Mortensen’s investigation involved the pictorialism style of manipulating photographs to produce romanticist painting-like effects. Pictorialism is the name given to an international style and aesthetic movement that dominated photography during the later 19th and early 20th centuries. There is no standard definition of the term, but in general it refers to a style in which the photographer has somehow manipulated what would otherwise be a straightforward photograph as a means of “creating” an image rather than simply recording it. Mortensen was seminal in developing techniques for using textured screens, using several negatives in the building of a photographic image without resorting to novelty, and many other developing and printing techniques. Mortensen proselytized these techniques, most overtly from 1934 – 1956 when Mortensen co-authored nine books in conjunction with George Dunham on photographic techniques, including “Projection Control, 1934”, “Pictorial Lighting, 1935”, “The Model: a Book on the Problems of Posing, 1937”, “Print Finishing, 1938”, “Outdoor Portraiture: Problems of Face and Figure in Natural Environment, 1940”, “Flash in Modern Photography, 1941”, “Mortensen on the Negative, 1940”, “The Female Figure: Flesh and Symbol, 1954”, “The Paper Negative, 1954”, and “How to Pose the Model, 1956”, as well as “Monsters and Madonnas” (1936) and “Command to Look” (1937) both now considered to be rare seminal books.
Of the importance of Mortensen’s writings author and Mortensen scholar writes “To appreciate Mortensen’s proper place in the history of photography, it is necessary to explore the underlying ideas that inspired his preternatural imagery. Mortensen laid out the basics of his technical and philosophical approach to picture-making in a seminal 1934 essay and in his first four books on methods. But it is his fifth and most compact book, The Command to Look (1937), with its innovative application of psychology to photography, that serves as the real master key for unlocking the secrets of William Mortensen’s singular vision.”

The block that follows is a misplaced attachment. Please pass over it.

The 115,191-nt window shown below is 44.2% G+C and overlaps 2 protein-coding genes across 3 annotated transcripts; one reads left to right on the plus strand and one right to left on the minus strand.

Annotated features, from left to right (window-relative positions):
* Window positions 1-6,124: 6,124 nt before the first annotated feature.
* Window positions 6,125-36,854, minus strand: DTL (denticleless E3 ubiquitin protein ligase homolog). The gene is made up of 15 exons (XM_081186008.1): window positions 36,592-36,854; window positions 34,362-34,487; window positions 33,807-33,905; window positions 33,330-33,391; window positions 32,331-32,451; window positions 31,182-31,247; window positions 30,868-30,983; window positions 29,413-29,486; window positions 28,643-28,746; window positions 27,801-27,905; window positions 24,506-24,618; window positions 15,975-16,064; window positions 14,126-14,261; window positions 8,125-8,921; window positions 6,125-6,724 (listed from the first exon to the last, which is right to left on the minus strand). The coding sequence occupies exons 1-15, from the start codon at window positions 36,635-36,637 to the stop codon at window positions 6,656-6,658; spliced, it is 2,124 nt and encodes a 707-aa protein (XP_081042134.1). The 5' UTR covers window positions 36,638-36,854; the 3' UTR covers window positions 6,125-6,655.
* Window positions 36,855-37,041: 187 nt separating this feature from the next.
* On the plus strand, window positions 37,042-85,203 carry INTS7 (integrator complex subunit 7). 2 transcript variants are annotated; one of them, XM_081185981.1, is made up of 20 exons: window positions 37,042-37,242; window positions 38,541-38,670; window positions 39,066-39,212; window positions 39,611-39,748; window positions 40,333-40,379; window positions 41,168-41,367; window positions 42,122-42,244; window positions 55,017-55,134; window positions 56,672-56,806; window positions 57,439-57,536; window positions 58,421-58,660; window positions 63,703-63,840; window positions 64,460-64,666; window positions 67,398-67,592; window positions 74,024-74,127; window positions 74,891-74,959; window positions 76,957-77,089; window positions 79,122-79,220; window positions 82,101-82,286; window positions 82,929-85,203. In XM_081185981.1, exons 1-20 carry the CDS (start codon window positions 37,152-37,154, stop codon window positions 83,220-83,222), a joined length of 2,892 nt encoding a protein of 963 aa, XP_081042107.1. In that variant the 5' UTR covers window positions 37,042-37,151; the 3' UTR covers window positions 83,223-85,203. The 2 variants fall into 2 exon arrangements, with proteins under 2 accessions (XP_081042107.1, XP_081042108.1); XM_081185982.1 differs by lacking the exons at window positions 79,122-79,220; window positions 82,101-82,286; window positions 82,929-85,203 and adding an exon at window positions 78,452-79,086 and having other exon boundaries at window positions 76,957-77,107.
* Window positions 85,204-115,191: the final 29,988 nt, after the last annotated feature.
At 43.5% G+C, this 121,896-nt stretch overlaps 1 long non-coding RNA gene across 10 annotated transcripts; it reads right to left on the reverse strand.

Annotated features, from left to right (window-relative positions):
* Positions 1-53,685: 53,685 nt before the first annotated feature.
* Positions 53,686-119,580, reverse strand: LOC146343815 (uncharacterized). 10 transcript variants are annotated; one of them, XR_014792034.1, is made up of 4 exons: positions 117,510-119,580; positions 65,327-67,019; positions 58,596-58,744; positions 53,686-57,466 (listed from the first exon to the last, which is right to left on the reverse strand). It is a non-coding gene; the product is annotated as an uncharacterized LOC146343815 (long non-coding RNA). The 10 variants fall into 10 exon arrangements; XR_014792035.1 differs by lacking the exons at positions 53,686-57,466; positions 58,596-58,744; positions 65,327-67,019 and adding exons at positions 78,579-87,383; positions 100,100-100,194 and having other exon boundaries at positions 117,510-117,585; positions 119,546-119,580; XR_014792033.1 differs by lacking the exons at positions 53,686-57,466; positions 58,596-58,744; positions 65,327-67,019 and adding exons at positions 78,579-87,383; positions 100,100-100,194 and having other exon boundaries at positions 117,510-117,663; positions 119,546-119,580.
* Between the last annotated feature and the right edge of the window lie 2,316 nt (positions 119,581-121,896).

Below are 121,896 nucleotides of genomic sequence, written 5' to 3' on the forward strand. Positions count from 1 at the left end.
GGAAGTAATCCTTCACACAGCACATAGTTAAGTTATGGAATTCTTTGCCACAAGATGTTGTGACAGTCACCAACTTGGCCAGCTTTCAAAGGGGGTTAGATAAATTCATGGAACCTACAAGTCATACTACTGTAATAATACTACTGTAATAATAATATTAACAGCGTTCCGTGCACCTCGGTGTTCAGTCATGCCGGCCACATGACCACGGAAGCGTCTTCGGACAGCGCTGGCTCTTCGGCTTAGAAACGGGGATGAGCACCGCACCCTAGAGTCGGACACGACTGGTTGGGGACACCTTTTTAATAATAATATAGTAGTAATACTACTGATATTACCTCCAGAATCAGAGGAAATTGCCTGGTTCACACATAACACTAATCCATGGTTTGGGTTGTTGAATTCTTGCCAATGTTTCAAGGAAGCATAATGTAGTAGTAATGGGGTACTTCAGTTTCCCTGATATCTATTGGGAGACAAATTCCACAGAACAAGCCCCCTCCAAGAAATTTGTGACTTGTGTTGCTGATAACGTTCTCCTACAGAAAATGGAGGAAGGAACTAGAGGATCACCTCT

The style itself thrived until the 1940’s, and Mortensen is regarded as “The father of Pictorialism” Mortensen’s commitment to this style however, brought him criticism from straight photographers of the modern realist movement and, in particular, he carried on a prolonged written debate with Ansel Adams.
His arguments defending romanticism photography led him to be ostracized from most authoritative canons of photographic history. In an essay, Larry Lytle wrote “Due to his approach both technically and philosophically in opposition to straight or purist adherents – he is amongst the most problematic figures in photography in the twentieth-century… He was described by Ansel Adams as alternately the “Devil”, and “the anti-Christ”.
Adding to this antagonism with the “proper” photographic community of his time was his working methods which had greater affinity with painters than with photographers, who would austerely edition works in limited numbers, assuring each print was identical to the next. Mortensen experimented boldly, fearlessly and unself-consciously. He would work with a razor in the darkroom, destroying any picture unworthy of his name. What survives, we regard as satisfactory to his meticulous standards, weather he chose to sign it or not, or use his studio seal. Of this Mortensen would conclude and advise to other photographers “Throw pictures away recklessly. Every photographer saves too many pictures. Without complication, tear up your proofs and decimate your prints. And having gotten rid of them, forget them. Remember that every inferior picture that you discard raises the average excellence of those that remain.”
OCTOBER 15 – NOVEMBER 30, 2014
The works of photographic artist WILLIAM MORTENSEN (1897 – 1965) will be featured in a one person exhibition at the STEPHEN ROMANO GALLERY
As we approach the 50th anniversary of this seminal photographic artist’s passing, this exhibition is a tribute to the artist’s vision and legacy.